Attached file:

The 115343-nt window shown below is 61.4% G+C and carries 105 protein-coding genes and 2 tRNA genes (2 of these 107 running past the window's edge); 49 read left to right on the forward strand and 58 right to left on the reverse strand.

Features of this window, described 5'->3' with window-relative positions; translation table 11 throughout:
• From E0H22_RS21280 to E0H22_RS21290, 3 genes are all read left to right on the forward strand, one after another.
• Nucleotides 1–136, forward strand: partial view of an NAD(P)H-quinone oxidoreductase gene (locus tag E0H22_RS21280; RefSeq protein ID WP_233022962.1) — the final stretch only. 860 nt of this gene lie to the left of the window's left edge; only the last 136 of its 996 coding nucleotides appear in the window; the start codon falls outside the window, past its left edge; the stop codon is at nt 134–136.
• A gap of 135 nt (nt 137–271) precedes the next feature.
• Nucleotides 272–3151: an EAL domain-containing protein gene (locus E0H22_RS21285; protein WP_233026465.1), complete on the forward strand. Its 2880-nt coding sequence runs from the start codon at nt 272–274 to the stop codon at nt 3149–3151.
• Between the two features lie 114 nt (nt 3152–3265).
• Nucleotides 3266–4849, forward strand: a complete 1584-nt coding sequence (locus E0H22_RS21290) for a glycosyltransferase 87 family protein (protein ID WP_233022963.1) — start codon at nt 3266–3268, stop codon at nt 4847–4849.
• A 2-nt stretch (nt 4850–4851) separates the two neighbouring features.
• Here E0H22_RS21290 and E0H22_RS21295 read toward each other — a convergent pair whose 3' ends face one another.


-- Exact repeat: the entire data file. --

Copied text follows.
The 115343-nt window shown below is 61.4% G+C and carries 105 protein-coding genes and 2 tRNA genes (2 of these 107 running past the window's edge); 49 read left to right on the forward strand and 58 right to left on the reverse strand.

Features of this window, described 5'->3' with window-relative positions; translation table 11 throughout:
• From E0H22_RS21280 to E0H22_RS21290, 3 genes are all read left to right on the forward strand, one after another.
• Nucleotides 1–136, forward strand: partial view of an NAD(P)H-quinone oxidoreductase gene (locus tag E0H22_RS21280; RefSeq protein ID WP_233022962.1) — the final stretch only. 860 nt of this gene lie to the left of the window's left edge; only the last 136 of its 996 coding nucleotides appear in the window; the start codon falls outside the window, past its left edge; the stop codon is at nt 134–136.
• A gap of 135 nt (nt 137–271) precedes the next feature.
• Nucleotides 272–3151: an EAL domain-containing protein gene (locus E0H22_RS21285; protein WP_233026465.1), complete on the forward strand. Its 2880-nt coding sequence runs from the start codon at nt 272–274 to the stop codon at nt 3149–3151.
• Between the two features lie 114 nt (nt 3152–3265).
• Nucleotides 3266–4849, forward strand: a complete 1584-nt coding sequence (locus E0H22_RS21290) for a glycosyltransferase 87 family protein (protein ID WP_233022963.1) — start codon at nt 3266–3268, stop codon at nt 4847–4849.
• A 2-nt stretch (nt 4850–4851) separates the two neighbouring features.
• Here E0H22_RS21290 and E0H22_RS21295 read toward each other — a convergent pair whose 3' ends face one another.